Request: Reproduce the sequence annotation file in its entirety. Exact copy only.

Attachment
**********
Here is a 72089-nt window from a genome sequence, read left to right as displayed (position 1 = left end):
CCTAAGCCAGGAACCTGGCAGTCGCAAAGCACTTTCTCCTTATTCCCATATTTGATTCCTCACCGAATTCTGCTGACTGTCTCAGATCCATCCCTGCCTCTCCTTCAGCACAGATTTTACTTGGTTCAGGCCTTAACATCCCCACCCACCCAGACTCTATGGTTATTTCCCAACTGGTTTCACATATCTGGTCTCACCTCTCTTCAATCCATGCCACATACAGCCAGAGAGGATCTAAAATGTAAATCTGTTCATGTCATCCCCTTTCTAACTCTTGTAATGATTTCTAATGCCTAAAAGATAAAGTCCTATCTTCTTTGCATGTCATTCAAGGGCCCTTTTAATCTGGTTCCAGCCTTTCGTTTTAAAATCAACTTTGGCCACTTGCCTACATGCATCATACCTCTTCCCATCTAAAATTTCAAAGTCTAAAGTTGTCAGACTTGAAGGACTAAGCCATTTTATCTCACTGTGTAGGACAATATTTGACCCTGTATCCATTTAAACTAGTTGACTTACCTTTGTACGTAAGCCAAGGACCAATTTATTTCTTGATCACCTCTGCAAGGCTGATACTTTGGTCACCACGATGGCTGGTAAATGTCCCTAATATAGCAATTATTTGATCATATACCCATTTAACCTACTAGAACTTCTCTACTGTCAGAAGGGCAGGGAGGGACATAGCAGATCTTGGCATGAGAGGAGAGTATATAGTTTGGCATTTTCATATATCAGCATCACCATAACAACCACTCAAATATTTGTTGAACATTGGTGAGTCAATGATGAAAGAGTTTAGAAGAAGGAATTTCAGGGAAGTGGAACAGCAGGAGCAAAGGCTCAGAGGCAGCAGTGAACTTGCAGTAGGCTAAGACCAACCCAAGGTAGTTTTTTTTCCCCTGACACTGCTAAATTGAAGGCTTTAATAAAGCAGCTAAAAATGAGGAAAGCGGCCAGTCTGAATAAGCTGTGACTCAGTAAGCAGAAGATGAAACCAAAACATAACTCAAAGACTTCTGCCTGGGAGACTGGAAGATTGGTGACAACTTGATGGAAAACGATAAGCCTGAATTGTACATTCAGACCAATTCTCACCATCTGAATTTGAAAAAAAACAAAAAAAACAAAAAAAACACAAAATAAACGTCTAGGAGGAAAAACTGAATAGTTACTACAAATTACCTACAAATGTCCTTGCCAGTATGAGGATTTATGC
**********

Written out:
Here is a 72089-nt window from a genome sequence, read left to right as displayed (position 1 = left end):
CCTAAGCCAGGAACCTGGCAGTCGCAAAGCACTTTCTCCTTATTCCCATATTTGATTCCTCACCGAATTCTGCTGACTGTCTCAGATCCATCCCTGCCTCTCCTTCAGCACAGATTTTACTTGGTTCAGGCCTTAACATCCCCACCCACCCAGACTCTATGGTTATTTCCCAACTGGTTTCACATATCTGGTCTCACCTCTCTTCAATCCATGCCACATACAGCCAGAGAGGATCTAAAATGTAAATCTGTTCATGTCATCCCCTTTCTAACTCTTGTAATGATTTCTAATGCCTAAAAGATAAAGTCCTATCTTCTTTGCATGTCATTCAAGGGCCCTTTTAATCTGGTTCCAGCCTTTCGTTTTAAAATCAACTTTGGCCACTTGCCTACATGCATCATACCTCTTCCCATCTAAAATTTCAAAGTCTAAAGTTGTCAGACTTGAAGGACTAAGCCATTTTATCTCACTGTGTAGGACAATATTTGACCCTGTATCCATTTAAACTAGTTGACTTACCTTTGTACGTAAGCCAAGGACCAATTTATTTCTTGATCACCTCTGCAAGGCTGATACTTTGGTCACCACGATGGCTGGTAAATGTCCCTAATATAGCAATTATTTGATCATATACCCATTTAACCTACTAGAACTTCTCTACTGTCAGAAGGGCAGGGAGGGACATAGCAGATCTTGGCATGAGAGGAGAGTATATAGTTTGGCATTTTCATATATCAGCATCACCATAACAACCACTCAAATATTTGTTGAACATTGGTGAGTCAATGATGAAAGAGTTTAGAAGAAGGAATTTCAGGGAAGTGGAACAGCAGGAGCAAAGGCTCAGAGGCAGCAGTGAACTTGCAGTAGGCTAAGACCAACCCAAGGTAGTTTTTTTTCCCCTGACACTGCTAAATTGAAGGCTTTAATAAAGCAGCTAAAAATGAGGAAAGCGGCCAGTCTGAATAAGCTGTGACTCAGTAAGCAGAAGATGAAACCAAAACATAACTCAAAGACTTCTGCCTGGGAGACTGGAAGATTGGTGACAACTTGATGGAAAACGATAAGCCTGAATTGTACATTCAGACCAATTCTCACCATCTGAATTTGAAAAAAAACAAAAAAAACAAAAAAAACACAAAATAAACGTCTAGGAGGAAAAACTGAATAGTTACTACAAATTACCTACAAATGTCCTTGCCAGTATGAGGATTTATGC